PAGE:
Oracle has been one of 2021’s best-performing tech stocks, up nearly 30% so far this year. What’s driving the shares is, of course, investors.
There are investors who are turning away from high-growth cloud stocks that posted huge gains in 2020 and to stocks expected to benefit from a pick-up in corporate technology spending. And there are investors who are enthusiastic about Oracle’s big push to shift more of its business to the cloud. And there could be investors who fall into both categories.
The rally will add extra interest to
fiscal fourth-quarter earnings report, which is due on Tuesday after the close. For the quarter, which ended May 31, Oracle has projected sales growth of 5% to 7%, or 1% to 3% in constant currency. Street consensus calls for revenue of $11.04 billion, up 5.8%. That would be the company’s best growth quarter in three years; if sales growth can hit 7%, it would be Oracle’s higher growth rate in a decade. Oracle’s guidance calls for profits of $1.28 to $1.32 a share; the Street consensus view is $1.31.
For the fiscal first quarter ended August 31, which is always seasonally slower than the fiscal year-end May quarter, the Street sees revenue of $9.68 billion and profits of $1.03 a share.
Oracle is pushing to transform its business for the cloud era, as Barron’s has reported. The company has built a public cloud business, Oracle Cloud Infrastructure, to compete with
(MSFT), and Alphabet (GOOGL). It is seeing smart growth for Autonomous Database, a cloud-based version of its flagship relational database software, and solid demand for cloud-based enterprise applications, in particular Fusion ERP, financial software for large companies.
When Oracle reported February quarter results, the stock sold off, with revenue growth of 3% right in line with guidance. The pressure on the shares came despite a $20 billion expansion of the company’s stock repurchase program and a 33% dividend hike. The initial concern was that the company’s cloud transformation is taking longer than some investors would like—and the stock sold off 6.5% the day after earnings. But the concerns were passing: Shares have rallied more than 23% since then. Last week, the stock set a new all-time high at $85.03 a share. Oracle was a Barron’s stock pick in February.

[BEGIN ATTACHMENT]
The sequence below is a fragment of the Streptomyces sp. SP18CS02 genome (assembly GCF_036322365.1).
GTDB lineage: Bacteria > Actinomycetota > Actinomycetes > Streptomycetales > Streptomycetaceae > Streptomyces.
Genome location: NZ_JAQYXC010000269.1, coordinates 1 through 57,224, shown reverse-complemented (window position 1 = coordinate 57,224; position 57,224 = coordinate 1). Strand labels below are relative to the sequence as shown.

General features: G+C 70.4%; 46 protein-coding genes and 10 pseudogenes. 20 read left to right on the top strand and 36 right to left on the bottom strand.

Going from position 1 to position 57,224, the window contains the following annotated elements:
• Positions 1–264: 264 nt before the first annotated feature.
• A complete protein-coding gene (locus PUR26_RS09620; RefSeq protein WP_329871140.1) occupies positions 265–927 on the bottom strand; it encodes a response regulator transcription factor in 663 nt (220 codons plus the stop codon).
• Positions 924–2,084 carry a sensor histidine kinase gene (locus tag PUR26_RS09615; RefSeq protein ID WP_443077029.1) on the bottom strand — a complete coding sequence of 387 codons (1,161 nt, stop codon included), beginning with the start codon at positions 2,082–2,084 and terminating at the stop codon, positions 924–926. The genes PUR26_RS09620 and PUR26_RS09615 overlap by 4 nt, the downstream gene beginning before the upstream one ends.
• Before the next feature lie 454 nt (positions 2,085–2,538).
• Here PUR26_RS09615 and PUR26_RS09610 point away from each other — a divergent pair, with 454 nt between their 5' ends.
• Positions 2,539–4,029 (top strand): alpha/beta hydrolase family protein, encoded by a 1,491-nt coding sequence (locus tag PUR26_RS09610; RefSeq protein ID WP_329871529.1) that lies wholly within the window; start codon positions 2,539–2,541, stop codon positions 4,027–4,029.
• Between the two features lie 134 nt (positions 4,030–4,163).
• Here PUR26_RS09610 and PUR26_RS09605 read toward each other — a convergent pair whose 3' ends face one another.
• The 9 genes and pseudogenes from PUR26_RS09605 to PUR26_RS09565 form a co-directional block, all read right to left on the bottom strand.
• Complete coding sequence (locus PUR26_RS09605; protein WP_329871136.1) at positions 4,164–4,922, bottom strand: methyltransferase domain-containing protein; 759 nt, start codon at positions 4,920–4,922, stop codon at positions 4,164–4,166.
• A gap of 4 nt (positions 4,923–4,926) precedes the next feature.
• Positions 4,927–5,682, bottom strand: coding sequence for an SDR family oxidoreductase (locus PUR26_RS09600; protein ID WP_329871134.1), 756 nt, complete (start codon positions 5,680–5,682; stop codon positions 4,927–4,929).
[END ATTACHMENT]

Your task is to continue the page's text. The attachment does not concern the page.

Analysts worry that the rally makes the stock vulnerable here—-and caution that further gains will require Oracle to demonstrate accelerating traction in its cloud transformation.
Citi analyst Tyler Radke has a Neutral rating and $69 target price. He expects the quarter to be in line with guidance, which he doubts would be enough to drive further gains. He sees the company benefiting from an easy comparison, improving economic trends and “growth in pockets of cloud,” offset by “growth challenges” in database software and declining maintenance revenue.
“With the significant run in the stock … it’s hard to see how the stock can re-rate further from here, unless we see more of a significant top-line beat, which looks less likely,” Radke writes.
Cowen analyst J. Derrick Wood maintains his Outperform rating and $85 target price, but likewise cautions that the rally has complicated matters.
“Our checks are constructive around strength in cloud bookings and we’re expecting a solid quarter,” he writes. “But the bar is lifted as the stock has delivered one of the strongest 3-month performances we’ve seen in a decade.”
Wood thinks the rally most reflects a sector rotation from growth to value but adds that a strong fourth quarter and accelerating revenue in fiscal 2022 “should help support this directional trend.”
Write to Eric J. Savitz at firstname.lastname@example.org